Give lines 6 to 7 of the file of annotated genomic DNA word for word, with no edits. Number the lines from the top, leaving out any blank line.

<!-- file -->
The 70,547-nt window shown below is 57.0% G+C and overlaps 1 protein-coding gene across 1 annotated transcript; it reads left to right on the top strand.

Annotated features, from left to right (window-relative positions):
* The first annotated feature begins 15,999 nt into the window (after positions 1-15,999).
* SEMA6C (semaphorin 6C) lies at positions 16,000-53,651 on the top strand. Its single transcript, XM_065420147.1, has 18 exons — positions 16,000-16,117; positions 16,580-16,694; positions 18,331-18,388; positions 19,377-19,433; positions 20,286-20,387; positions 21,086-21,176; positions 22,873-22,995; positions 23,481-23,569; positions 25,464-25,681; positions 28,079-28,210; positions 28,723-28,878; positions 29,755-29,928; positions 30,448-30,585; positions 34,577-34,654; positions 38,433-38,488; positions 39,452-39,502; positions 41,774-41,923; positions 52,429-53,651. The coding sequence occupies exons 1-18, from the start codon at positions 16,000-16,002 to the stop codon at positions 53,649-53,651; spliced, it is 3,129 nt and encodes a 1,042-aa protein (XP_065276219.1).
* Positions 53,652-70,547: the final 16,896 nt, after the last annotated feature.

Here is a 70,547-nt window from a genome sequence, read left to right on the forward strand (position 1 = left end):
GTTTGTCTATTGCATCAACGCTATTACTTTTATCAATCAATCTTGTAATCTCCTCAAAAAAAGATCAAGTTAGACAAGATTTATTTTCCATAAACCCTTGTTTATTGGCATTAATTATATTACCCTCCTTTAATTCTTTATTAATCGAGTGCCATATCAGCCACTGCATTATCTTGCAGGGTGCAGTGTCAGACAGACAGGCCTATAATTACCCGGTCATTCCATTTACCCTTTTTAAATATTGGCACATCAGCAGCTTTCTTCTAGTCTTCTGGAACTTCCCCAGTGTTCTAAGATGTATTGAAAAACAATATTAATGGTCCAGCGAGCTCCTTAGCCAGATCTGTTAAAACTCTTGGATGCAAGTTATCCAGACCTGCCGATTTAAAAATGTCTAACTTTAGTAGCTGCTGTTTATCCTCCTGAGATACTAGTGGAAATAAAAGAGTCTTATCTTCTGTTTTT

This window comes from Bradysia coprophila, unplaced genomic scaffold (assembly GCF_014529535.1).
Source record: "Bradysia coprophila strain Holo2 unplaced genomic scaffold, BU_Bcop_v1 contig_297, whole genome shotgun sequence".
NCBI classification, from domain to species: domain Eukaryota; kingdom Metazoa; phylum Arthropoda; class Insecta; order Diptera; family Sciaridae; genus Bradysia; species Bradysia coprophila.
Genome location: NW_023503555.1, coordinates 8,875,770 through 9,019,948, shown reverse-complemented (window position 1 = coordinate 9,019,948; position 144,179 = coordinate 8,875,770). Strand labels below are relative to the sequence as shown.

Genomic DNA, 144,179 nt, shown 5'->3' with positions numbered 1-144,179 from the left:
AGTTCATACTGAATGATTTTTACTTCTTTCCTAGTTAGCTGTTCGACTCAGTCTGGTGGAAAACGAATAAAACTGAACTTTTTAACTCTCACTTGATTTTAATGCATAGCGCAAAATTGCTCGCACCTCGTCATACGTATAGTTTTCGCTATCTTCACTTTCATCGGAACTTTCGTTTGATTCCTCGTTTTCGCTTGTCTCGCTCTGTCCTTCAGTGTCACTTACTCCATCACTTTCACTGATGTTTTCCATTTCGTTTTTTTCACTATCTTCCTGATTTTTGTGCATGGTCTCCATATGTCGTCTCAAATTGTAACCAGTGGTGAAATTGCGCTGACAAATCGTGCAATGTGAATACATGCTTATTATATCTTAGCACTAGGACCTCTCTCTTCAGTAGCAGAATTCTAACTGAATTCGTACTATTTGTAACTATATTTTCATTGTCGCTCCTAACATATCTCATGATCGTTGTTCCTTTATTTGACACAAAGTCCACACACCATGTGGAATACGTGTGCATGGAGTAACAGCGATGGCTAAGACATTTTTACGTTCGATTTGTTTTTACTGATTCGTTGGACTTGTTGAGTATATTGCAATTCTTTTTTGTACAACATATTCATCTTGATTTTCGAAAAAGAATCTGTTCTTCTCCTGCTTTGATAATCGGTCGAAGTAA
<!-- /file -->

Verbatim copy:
Here is a 70,547-nt window from a genome sequence, read left to right on the forward strand (position 1 = left end):
GTTTGTCTATTGCATCAACGCTATTACTTTTATCAATCAATCTTGTAATCTCCTCAAAAAAAGATCAAGTTAGACAAGATTTATTTTCCATAAACCCTTGTTTATTGGCATTAATTATATTACCCTCCTTTAATTCTTTATTAATCGAGTGCCATATCAGCCACTGCATTATCTTGCAGGGTGCAGTGTCAGACAGACAGGCCTATAATTACCCGGTCATTCCATTTACCCTTTTTAAATATTGGCACATCAGCAGCTTTCTTCTAGTCTTCTGGAACTTCCCCAGTGTTCTAAGATGTATTGAAAAACAATATTAATGGTCCAGCGAGCTCCTTAGCCAGATCTGTTAAAACTCTTGGATGCAAGTTATCCAGACCTGCCGATTTAAAAATGTCTAACTTTAGTAGCTGCTGTTTATCCTCCTGAGATACTAGTGGAAATAAAAGAGTCTTATCTTCTGTTTTT